I consulted Andy on this, however, and he had to conclude that, while it does not necessarily make the best thematic sense, the rule with regards to gameplay, is quite clear: those special abilities are lost if that Keeper is Metamorphosed. Maybe they start morphing into something NICER than they were before!

Ghoul: “My tummy feels funny! That Dead Body just doesn’t look that appetizing anymore…”

Wilbur: “OMG where are my abdominal tentacles?! Dad’s* totally not going to recognize me without them! I am SO toast…”

* For those less familiar with The Dunwich Horror, Wilbur Whately is the abomination of a son resulting from a human woman bearing the child of an Elder God. Wilbur is trying to summon his father, Yog Sothoth, to the Earthly plane.

Q: What counts as a “special power” that might be impaired by an attaching Creeper?

any of these?
Card text (paragraphs)
Card title or name
Card Type (special symbols)
Doom/anti-doom hourglasses

A: The special powers referred to on Creepers that can be canceled out are found in the paragraphs describing any special actions or abilities related to having a given Keeper in play. There’s nothing special about a card being a Keeper, or about the name (there are no “names” of cards that give you any abilities are there?) Doom/anti-doom counters are also a separate concept, unaffected by Creepers: Doom is a quality, not an ability.

Q: When a card says to “pick up your hand and continue with your turn” does that mean that it didn’t count as one of my plays?

Exactly two cards say “then pick up your hand and continue with your turn”: Draw 3 Play 2, and Draw 2 And Use Em. We have a player who thinks that because those cards say to continue with your turn, those Action cards are a free play, and they still have a play left, even if it’s Play 1.

Since there are 20 other Action cards that do not say “continue with your turn”, he cannot be convinced that these two Action cards are the same as the others (in that they are not free plays).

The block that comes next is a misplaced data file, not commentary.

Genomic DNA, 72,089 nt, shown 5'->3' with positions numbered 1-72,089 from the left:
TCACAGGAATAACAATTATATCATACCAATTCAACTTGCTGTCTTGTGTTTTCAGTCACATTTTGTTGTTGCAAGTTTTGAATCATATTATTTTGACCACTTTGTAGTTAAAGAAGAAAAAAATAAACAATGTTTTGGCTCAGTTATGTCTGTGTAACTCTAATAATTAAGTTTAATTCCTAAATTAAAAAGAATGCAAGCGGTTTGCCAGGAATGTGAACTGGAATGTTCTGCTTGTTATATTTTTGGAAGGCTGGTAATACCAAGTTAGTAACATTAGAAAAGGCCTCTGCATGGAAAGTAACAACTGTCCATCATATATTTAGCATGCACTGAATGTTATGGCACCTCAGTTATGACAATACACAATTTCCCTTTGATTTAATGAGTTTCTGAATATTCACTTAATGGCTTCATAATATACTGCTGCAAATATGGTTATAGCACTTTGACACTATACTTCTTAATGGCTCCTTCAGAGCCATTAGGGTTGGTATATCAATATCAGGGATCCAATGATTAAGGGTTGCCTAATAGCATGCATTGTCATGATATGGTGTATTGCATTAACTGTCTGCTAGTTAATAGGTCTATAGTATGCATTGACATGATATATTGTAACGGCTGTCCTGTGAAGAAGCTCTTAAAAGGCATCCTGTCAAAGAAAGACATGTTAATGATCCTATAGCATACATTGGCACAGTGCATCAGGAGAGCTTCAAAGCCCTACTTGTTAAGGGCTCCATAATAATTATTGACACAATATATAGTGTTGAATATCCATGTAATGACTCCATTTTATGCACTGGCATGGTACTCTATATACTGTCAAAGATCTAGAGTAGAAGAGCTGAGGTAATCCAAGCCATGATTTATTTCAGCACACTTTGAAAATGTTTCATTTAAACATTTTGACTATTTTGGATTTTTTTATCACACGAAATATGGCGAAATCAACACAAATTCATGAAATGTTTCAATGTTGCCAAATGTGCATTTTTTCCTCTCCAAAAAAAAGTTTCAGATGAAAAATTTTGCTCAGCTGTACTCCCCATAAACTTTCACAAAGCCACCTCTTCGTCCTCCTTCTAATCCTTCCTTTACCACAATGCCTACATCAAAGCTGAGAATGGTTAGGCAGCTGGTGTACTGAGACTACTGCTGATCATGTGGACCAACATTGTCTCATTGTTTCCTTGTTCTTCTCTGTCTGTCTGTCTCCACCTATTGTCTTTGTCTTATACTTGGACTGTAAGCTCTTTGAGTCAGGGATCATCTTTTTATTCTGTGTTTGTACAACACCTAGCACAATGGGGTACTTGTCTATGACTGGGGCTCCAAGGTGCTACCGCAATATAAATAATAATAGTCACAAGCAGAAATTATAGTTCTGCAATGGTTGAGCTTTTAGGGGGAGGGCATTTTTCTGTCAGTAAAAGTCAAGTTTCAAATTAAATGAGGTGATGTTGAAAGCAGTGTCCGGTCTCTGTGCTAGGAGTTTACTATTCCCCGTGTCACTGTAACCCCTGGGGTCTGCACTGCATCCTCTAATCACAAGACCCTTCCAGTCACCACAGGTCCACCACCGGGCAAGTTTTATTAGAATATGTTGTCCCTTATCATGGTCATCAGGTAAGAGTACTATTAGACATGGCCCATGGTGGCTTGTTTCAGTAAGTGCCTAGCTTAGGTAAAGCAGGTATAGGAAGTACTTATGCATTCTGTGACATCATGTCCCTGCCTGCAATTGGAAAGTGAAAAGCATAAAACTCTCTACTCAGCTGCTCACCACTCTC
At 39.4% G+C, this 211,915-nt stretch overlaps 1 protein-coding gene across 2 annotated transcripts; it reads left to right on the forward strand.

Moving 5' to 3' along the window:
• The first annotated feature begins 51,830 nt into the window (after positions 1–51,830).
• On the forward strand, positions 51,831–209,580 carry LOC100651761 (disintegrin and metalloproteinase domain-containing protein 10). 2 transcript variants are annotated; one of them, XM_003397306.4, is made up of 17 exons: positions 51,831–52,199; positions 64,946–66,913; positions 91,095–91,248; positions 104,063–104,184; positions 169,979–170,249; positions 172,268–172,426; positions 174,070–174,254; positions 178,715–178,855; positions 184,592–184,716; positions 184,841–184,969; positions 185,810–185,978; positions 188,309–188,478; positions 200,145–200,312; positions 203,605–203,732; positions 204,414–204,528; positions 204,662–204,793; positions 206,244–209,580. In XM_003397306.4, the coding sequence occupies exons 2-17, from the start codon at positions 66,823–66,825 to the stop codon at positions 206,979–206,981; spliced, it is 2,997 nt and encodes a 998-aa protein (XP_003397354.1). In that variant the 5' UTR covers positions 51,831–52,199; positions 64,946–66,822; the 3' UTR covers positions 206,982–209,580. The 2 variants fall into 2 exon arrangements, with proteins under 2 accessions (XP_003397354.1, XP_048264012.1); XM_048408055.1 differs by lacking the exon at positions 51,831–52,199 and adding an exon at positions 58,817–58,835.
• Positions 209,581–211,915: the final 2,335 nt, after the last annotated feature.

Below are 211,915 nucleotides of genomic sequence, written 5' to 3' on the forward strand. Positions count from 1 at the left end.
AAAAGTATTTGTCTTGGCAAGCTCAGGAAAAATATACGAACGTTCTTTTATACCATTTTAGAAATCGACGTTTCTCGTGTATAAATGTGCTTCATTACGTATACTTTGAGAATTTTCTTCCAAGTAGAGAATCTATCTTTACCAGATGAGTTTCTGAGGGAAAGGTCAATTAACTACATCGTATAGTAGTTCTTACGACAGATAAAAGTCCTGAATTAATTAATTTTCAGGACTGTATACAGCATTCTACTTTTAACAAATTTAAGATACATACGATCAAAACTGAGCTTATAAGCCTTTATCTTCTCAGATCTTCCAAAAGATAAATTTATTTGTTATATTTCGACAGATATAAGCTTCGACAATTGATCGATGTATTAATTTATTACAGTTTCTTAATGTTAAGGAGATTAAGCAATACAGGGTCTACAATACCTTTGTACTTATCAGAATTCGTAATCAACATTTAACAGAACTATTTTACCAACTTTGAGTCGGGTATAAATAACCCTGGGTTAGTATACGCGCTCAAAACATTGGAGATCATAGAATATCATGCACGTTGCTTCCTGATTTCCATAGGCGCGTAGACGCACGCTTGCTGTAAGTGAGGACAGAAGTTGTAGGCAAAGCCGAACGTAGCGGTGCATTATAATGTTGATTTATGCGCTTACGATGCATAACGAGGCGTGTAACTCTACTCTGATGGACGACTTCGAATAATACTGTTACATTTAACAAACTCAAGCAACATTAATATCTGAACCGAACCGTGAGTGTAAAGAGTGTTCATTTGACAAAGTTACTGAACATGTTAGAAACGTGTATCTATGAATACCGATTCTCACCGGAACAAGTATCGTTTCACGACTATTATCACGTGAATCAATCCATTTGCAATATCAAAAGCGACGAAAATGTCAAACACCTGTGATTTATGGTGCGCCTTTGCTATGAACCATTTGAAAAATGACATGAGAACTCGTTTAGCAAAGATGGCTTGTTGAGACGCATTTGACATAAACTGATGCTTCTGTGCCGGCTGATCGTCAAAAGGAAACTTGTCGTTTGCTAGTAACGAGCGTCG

A: The reason that those two cards say, “…then pick your hand up and continue with your turn,” is that those two cards require you to “Set your hand aside.”

The point that needs to be made to this player is that, just because you “continue with your turn” does not mean you have any plays left. Sometimes you do, and sometimes you don’t. If it is only Play 1, then you used your Play to play that Action.

“Continuing with your turn” means –>evaluating the current rules and seeing what you might have left to do. Sometimes you might have nothing left you can do, and your turn is over.

One thing that should be kept in mind is that all of the cards played as a result of one of those actions counts as a single play. These cards both say that, and this might be the better evidence for your argument, that, while they only count as ONE play, they do count as one PLAY (no more, but also no LESS than one play!)

Hope this is helpful. The reason these are the only two cards that have this wording is because of the way they ask you to set your hand aside, and they need to tell you that when you’re done PLAYING that Action, you do get to pick up you hand again. Luckily, they also have the caveat about how many plays that Action counts as.

Q: What does it mean when a card says its action is a “free play” or a “free action”?

Does it count as one of your plays for your turn to do this thing?